San Diego Padres Kim Ha-seong (28) successfully completed his third major league season. He showed further improvement not only in defense and base running, but also in batting, and was recognized as a key resource for the team.
Ha-seong Kim played as a backup infielder in 2021, his first year in the big league, and was loved by fans for his stable defense and unselfish play. He had a batting average of .202 (54 hits in 267 at-bats), 8 home runs, 34 RBI, and 6 stolen bases in 117 games. Last year, Fernando Tatis Jr. missed the entire season and took over as the starting shortstop, recording a soft landing in토토사이트 the big leagues with a batting average of 0.251, 11 home runs, 59 RBI, and 12 stolen bases in 150 games. He was also named among the three finalists for the Gold Glove National League shortstop category.
He went one step further this season. Ahead of the season, there were many expectations that San Diego’s position would be shaken with the signing of star shortstop Xander Bogaerts, but Ha-seong Kim played as a built-in second baseman and showed off his presence not only in defense but also in base running and offense. He had a batting average of .260 (140 hits in 538 at-bats), 17 home runs, 60 RBI, and 38 stolen bases in 152 games.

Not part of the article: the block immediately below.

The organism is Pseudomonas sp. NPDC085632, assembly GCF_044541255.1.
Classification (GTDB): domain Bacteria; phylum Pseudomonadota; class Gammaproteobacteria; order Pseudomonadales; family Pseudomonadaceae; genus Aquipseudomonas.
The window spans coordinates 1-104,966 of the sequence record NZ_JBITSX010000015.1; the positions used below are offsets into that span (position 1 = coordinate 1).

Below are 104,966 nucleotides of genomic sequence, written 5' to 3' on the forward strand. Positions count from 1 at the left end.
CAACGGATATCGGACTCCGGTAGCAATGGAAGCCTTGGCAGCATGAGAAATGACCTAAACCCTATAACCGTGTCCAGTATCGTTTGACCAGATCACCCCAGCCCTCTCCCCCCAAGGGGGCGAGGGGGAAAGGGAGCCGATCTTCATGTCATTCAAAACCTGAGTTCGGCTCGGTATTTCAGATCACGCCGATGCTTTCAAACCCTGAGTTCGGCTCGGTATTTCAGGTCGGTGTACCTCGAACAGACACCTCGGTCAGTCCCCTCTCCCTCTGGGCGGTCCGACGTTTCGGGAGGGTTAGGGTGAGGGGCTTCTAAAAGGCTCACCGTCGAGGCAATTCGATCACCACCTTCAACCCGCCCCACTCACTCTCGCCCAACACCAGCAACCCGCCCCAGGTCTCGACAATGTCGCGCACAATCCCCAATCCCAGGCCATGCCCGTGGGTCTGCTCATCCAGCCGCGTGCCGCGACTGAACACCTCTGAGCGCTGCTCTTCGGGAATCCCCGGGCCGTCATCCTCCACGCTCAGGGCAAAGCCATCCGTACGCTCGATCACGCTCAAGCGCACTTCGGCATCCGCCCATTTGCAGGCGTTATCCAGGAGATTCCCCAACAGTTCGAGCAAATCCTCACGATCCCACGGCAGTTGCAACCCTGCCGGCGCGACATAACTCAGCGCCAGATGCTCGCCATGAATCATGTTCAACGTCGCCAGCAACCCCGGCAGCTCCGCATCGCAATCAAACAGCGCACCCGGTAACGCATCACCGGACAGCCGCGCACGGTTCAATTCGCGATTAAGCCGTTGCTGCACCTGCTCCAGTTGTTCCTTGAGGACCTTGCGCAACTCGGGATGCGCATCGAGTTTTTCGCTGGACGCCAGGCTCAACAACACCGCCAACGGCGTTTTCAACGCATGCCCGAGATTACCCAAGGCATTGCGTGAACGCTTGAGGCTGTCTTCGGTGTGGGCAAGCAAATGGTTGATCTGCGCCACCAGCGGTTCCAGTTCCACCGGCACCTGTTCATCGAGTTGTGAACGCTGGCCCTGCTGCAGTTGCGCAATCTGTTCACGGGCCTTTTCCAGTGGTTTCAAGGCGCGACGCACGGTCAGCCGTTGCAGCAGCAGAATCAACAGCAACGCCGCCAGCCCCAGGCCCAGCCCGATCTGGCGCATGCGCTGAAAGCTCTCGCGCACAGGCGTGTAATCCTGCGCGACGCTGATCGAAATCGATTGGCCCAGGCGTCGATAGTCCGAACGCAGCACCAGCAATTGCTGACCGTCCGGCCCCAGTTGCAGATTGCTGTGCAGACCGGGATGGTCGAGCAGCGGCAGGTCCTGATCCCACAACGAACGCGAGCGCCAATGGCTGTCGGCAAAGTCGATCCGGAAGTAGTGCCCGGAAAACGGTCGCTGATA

Although he failed to become the first Asian infielder to join the club with 20 home runs and 20 stolen bases, he recorded a ‘career high’ in all batting indicators. He played all infield positions except first base, including second baseman (856.2 innings), third baseman (253.1 innings), and shortstop (153.1 innings), and played his part whenever the team needed it. Analysis suggests that he deserves another shot at winning the Gold Glove award thanks to his stability as a second baseman, recording a fielding percentage of 0.991.
In particular, the 38 stolen bases that Ha-seong Kim recorded this season is the most stolen bases by a Korean big leaguer in a single season, surpassing the 22 stolen bases by Shin-soo Choo (SSG Landers) in 2010 when he played for the Cleveland Indians (now the Cleveland Guardians). Ha-seong Kim’s excellent base running sense was enough to harass the opposing battery. According to FanGraphs.com, a major league statistics website, his contribution to victory over replacement (WAR) is 4.4, which is not unrelated to the fact that he ranks second on the team after Juan Soto (5.5).